Fresno State students will soon have the opportunity to address and learn more about the water problems California is facing.
David Zoldoske, Ph.D., said that student participation is important. Students are the ones that will deal with this issue in the near and distant future.
â€œWe need the best and brightest to come up with a solution, a policy,â€ Zoldoske said. â€œWe need agricultural workers, engineers to deal with the issue. There is no silver bullet to deal with the enormity of the problem. Itâ€™s not like you are going to flip the switch and the problem will be gone.â€
On Oct. 2, the university will host a town hall meeting about Californiaâ€™s water situation. The event, which is open to the public, will focus on the lack of water due to drought, water shortage, water conservation and the Sacramento-San Joaquin Delta issue.
Farmers vs. fish
Usage of the delta has become a point of controversy between farmers and environmental groups. It gained strength after Judge Oliver Wanger ordered the Sacramento Fish and Wildlife office to turn off two pumps in the delta.
The pumps are so powerful that they caused two rivers in the delta to change their direction. In turn, many fish were caught and killed, but the pumps gave farmers the water they needed to grow their crops.
The smelt, a two-to-three inch fish native to the Sacramento-San Joaquin Delta, was named a threatened species in 1993. After that, they became closely monitored.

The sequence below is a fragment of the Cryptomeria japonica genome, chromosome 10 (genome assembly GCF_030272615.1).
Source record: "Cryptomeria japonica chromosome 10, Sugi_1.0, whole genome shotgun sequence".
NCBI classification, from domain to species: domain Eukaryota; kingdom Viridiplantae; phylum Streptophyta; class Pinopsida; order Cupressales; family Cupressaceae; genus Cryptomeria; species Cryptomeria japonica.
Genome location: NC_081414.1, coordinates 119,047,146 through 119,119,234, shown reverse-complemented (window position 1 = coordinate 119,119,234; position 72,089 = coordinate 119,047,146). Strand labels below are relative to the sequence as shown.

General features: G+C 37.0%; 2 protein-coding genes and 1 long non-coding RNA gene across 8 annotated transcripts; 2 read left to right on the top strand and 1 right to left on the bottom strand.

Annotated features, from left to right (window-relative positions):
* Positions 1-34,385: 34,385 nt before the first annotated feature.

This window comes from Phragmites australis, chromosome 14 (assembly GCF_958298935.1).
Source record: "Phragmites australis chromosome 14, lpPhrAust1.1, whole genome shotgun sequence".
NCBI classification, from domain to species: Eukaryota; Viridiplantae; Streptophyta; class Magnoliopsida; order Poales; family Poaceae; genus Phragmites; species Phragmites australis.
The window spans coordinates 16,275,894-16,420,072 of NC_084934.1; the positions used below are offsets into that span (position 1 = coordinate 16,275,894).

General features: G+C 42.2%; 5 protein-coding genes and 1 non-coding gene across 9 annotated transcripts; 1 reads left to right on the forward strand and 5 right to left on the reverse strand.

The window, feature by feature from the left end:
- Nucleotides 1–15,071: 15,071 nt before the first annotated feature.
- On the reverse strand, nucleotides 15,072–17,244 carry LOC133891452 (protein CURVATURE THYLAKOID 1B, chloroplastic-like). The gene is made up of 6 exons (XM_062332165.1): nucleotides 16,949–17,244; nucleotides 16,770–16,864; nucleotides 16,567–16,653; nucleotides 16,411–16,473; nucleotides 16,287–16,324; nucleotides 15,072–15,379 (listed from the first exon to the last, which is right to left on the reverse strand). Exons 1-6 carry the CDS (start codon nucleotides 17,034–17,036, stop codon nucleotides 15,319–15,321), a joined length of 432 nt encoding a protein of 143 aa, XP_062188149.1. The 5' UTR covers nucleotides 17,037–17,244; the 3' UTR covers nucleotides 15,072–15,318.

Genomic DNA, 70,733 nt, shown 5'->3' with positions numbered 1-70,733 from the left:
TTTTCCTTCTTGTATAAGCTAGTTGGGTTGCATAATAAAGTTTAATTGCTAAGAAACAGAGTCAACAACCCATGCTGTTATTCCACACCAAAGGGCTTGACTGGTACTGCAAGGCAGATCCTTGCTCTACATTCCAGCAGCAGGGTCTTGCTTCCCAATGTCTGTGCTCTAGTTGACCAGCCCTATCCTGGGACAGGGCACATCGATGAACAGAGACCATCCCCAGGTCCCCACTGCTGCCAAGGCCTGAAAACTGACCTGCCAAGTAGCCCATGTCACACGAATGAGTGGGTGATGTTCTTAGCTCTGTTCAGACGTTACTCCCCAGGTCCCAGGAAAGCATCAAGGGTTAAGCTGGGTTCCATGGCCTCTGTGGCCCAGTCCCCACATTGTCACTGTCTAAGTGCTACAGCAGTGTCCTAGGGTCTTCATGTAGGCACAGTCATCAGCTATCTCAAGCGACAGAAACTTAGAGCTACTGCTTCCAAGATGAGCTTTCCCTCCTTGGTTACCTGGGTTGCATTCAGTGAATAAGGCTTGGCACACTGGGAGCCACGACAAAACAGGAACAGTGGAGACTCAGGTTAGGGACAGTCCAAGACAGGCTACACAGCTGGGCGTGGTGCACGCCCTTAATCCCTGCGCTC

Al Donner of FWS said the effects of the smeltâ€™s disappearance is unknown.
â€œWe need to look at the bigger picture, more than looking at the pumps,â€ Donner said. â€œWe need a comprehensive plan that would help the delta as a whole. However, our goal is to get the smelt off the list.â€
Zoldoske agreed that the situation needs to be addressed immediately.
â€œIt is an issue that more people need to be informed about and involved withâ€™â€ Zoldoske said. â€œHow far does the delta need to degrade until we do something about it?â€
Several interest groups have been working to get a comprehensive plan on the table. Such a plan would allow farmers to have their water and make sure that the Delta smelt does not go extinct.
Growing population could lead to depletion of reservoirs
It is not just the Delta issue that complicates things for farmers in the Central Valley. The population spurt has caused water demand to increase to the point where underwater reservoirs have less supply. Water that used to be found at 50-feet underground in the 1950s is now at 150 feet deep.
â€œWe are pumping water of about half the size of Millerton Lake each year and we are not replacing it,â€ said Zoldoske, who also looks at water recycling as a possible solution to the problem.
Fresno agricultural worker Piedad Ayala said in Spanish, â€œItâ€™s either us or the fish. What good is the fish if we are not here? Humans should be first.â€
â€œI had to let many of my crops die and just like me there are others,â€ Ayala said.
He argued that the effect goes beyond him, affecting the county, state and national economy.
â€œLand owners let their crops go to waste, they stop hiring workers,â€ Ayala said. â€œNo jobs means no money to spend and we donâ€™t need that in our current economic status.â€
Public meeting Oct. 2
The upcoming town hall meeting will look at these and other possible solutions.
The meeting is Oct 2 at 6 p.m. in the Leon S. and pete P. Peters Education Center.
The meeting is open to the public, but space is limited. To RSVP, call 916-669-2762 or visit www.acwa.com.